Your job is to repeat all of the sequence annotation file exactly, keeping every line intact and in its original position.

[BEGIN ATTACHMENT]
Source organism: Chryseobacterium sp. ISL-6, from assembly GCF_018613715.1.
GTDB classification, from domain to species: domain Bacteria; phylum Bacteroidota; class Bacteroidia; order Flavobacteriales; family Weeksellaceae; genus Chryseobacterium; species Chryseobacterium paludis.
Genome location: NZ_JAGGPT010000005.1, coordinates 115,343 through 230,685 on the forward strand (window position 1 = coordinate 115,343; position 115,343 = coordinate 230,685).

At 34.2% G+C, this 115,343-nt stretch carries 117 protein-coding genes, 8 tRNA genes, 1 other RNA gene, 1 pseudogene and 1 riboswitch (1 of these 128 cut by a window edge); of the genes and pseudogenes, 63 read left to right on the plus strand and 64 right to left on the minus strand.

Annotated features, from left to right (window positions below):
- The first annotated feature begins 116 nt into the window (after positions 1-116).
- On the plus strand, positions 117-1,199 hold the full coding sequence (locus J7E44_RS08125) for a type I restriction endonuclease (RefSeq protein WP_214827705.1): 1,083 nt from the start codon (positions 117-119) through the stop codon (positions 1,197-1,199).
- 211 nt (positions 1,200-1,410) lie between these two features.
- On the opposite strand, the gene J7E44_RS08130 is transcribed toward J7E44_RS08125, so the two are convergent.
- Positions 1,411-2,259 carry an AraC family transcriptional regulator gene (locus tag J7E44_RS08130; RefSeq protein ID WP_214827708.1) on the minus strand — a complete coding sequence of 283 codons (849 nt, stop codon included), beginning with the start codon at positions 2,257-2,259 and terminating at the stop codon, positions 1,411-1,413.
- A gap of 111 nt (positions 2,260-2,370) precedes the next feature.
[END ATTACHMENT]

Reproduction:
Source organism: Chryseobacterium sp. ISL-6, from assembly GCF_018613715.1.
GTDB classification, from domain to species: domain Bacteria; phylum Bacteroidota; class Bacteroidia; order Flavobacteriales; family Weeksellaceae; genus Chryseobacterium; species Chryseobacterium paludis.
Genome location: NZ_JAGGPT010000005.1, coordinates 115,343 through 230,685 on the forward strand (window position 1 = coordinate 115,343; position 115,343 = coordinate 230,685).

At 34.2% G+C, this 115,343-nt stretch carries 117 protein-coding genes, 8 tRNA genes, 1 other RNA gene, 1 pseudogene and 1 riboswitch (1 of these 128 cut by a window edge); of the genes and pseudogenes, 63 read left to right on the plus strand and 64 right to left on the minus strand.

Annotated features, from left to right (window positions below):
- The first annotated feature begins 116 nt into the window (after positions 1-116).
- On the plus strand, positions 117-1,199 hold the full coding sequence (locus J7E44_RS08125) for a type I restriction endonuclease (RefSeq protein WP_214827705.1): 1,083 nt from the start codon (positions 117-119) through the stop codon (positions 1,197-1,199).
- 211 nt (positions 1,200-1,410) lie between these two features.
- On the opposite strand, the gene J7E44_RS08130 is transcribed toward J7E44_RS08125, so the two are convergent.
- Positions 1,411-2,259 carry an AraC family transcriptional regulator gene (locus tag J7E44_RS08130; RefSeq protein ID WP_214827708.1) on the minus strand — a complete coding sequence of 283 codons (849 nt, stop codon included), beginning with the start codon at positions 2,257-2,259 and terminating at the stop codon, positions 1,411-1,413.
- A gap of 111 nt (positions 2,260-2,370) precedes the next feature.